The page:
Monday, April 05, 2010

Easter and the dark night.

This Easter I am reminded of the 'dark night'. That concept where we can so easily define ourselves, our lives and our direction out of moments and times of great hardship and grave calamity.

In the Easter story when Jesus is on the cross he cries out to God saying "My God, my God, why have you forsaken me..."

And we can see that this moment was the dark night, a night split by a cry of abject disillusionment, loss and heartache.

And in that moment of heartache, of total and utter despair, Jesus surrendered and yielded up his spirit to God. Forsaking not life, but forsaking the attachment to the end result of action saying; "Father into thy hands I commit my spirit".

This surrender is a common theme amongst spiritual traditions - the dark night of despair and the eventual transcendence of this through surrender to a higher power.
Whether we call this higher power 'the Divine', 'God', 'the Superconsciousness' or simply love or truth matters not. What does matter, and what is so powerful is the recognition that there is something more than what we know and understand through the standard Cartesian paradigm.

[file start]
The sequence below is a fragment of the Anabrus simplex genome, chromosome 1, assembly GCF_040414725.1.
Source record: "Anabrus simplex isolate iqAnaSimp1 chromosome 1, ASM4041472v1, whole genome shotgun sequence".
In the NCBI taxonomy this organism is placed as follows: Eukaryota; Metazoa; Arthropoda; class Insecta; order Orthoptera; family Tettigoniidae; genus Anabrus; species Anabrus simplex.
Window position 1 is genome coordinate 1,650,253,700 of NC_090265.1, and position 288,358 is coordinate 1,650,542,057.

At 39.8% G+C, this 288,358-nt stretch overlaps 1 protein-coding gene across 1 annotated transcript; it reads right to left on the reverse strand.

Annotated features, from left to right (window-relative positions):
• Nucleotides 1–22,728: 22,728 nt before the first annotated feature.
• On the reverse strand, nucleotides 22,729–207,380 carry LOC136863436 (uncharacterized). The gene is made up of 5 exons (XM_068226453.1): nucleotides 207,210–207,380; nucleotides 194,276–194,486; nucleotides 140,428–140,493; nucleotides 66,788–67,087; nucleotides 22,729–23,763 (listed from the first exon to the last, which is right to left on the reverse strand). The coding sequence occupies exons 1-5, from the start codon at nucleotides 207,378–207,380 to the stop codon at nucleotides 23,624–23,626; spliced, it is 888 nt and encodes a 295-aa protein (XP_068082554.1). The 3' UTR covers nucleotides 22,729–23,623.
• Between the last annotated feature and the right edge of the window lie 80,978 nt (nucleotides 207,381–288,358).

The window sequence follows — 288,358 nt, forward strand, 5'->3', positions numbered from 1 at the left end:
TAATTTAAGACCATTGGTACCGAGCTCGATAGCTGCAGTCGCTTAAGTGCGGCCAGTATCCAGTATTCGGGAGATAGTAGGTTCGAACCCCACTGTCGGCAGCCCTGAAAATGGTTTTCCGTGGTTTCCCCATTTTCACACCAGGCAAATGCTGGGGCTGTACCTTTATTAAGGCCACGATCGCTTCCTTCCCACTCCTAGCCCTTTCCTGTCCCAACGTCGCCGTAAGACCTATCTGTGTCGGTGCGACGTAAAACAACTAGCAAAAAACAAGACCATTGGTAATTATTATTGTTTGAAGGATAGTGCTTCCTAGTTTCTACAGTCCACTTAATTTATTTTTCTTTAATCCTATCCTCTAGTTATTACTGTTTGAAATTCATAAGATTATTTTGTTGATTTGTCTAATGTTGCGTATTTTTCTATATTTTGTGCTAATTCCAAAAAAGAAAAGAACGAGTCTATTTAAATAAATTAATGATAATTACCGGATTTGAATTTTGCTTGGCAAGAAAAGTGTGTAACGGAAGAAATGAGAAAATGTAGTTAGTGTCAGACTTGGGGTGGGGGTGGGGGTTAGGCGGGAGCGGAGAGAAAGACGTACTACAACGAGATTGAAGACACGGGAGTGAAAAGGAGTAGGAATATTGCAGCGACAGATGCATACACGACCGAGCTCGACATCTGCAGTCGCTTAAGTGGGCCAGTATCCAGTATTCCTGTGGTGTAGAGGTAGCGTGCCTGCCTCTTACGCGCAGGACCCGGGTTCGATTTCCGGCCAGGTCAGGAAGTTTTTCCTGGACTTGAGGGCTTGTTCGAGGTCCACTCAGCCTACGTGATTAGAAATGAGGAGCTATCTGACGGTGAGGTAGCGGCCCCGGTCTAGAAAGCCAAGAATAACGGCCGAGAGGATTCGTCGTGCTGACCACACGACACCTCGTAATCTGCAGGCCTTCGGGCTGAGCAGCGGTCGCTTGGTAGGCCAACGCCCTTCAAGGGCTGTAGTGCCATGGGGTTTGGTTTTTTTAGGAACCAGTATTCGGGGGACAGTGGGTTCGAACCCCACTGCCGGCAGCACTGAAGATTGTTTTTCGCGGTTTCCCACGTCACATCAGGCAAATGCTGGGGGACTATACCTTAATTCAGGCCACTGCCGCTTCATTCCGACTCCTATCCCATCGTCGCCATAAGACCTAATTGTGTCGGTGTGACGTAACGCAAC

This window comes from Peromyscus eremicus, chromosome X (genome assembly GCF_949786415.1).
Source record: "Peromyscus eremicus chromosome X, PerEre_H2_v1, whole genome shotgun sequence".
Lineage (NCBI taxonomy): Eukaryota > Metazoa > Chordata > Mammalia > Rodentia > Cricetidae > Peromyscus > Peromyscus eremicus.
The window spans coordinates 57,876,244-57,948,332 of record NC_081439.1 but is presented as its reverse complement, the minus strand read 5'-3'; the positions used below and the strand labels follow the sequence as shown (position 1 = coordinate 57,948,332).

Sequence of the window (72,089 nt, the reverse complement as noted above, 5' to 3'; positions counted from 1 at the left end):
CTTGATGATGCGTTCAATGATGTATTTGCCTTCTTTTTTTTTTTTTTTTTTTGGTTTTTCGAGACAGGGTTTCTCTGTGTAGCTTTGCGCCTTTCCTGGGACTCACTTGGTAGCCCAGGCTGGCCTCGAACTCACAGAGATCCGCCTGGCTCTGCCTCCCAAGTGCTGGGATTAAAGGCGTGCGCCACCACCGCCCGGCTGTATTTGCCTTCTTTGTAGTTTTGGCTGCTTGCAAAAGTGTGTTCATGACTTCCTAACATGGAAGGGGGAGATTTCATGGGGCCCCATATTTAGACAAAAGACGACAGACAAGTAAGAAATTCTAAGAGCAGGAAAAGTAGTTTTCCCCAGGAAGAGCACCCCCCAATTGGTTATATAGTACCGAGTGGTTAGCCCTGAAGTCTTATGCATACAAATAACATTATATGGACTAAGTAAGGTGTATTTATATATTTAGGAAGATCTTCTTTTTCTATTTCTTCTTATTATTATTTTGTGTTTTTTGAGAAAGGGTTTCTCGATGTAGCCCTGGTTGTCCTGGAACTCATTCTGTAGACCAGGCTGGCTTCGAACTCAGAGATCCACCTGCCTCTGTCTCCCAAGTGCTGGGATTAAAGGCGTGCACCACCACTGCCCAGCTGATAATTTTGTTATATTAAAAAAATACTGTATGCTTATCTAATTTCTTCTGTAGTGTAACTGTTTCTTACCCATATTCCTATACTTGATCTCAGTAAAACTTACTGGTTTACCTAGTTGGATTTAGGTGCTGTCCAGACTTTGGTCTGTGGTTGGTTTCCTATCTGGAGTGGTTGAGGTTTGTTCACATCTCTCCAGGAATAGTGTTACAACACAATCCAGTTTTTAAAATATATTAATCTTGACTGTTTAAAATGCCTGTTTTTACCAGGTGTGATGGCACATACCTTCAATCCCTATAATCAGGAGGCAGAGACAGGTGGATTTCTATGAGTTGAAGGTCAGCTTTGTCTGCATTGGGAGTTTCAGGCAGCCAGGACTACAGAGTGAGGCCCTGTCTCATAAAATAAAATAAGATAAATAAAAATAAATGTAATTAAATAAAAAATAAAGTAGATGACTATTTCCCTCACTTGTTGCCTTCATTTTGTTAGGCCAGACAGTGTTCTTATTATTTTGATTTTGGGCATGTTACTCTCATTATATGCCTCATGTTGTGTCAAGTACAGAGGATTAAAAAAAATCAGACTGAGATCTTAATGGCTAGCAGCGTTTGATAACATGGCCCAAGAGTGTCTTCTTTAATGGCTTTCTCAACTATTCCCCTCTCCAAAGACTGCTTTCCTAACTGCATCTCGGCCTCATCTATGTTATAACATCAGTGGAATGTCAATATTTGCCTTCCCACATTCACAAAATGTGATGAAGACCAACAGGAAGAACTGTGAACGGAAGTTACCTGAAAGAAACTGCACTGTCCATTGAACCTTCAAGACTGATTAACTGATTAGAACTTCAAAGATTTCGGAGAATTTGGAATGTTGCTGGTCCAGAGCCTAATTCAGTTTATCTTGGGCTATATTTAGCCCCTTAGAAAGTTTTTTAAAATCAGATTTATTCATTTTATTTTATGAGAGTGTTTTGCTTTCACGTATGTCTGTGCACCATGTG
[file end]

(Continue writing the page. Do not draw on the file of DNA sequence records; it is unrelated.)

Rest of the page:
We can all, I think recognise that we are linked in some way, and what more is that link than that something greater?

I have had the question asked "Doesn't surrendering to something outside of us excuse laziness and inaction?".
My answer to this is an unequivocal NO!

It has been said that God helps those who help themselves, and of course without action words and thoughts are moot. We are after all defined by our actions.

This surrender I talk of is not inaction!

It is instead acting in purity, acting with honesty, loyalty, humility and most importantly LOVE. It is following your path with compassion, and living it to the best of your ability.
This is work ethic in it's purest form!

But in surrendering we let go of attachment to outcomes. We accept that in the good things and the bad of life, there is meaning, there is learning and there is experiential joy in each and every breaking moment.
We realise the truth of the now in surrendering our attachments and becoming truly comfortable, and truly happy in the knowledge that what will be will be.

...and I can't help but have this wonderful feeling that when we surrender to this we allow ourselves to return home, and we find ourselves beautifully en-wrapped in the arms of God.

Happy Easter everybody!

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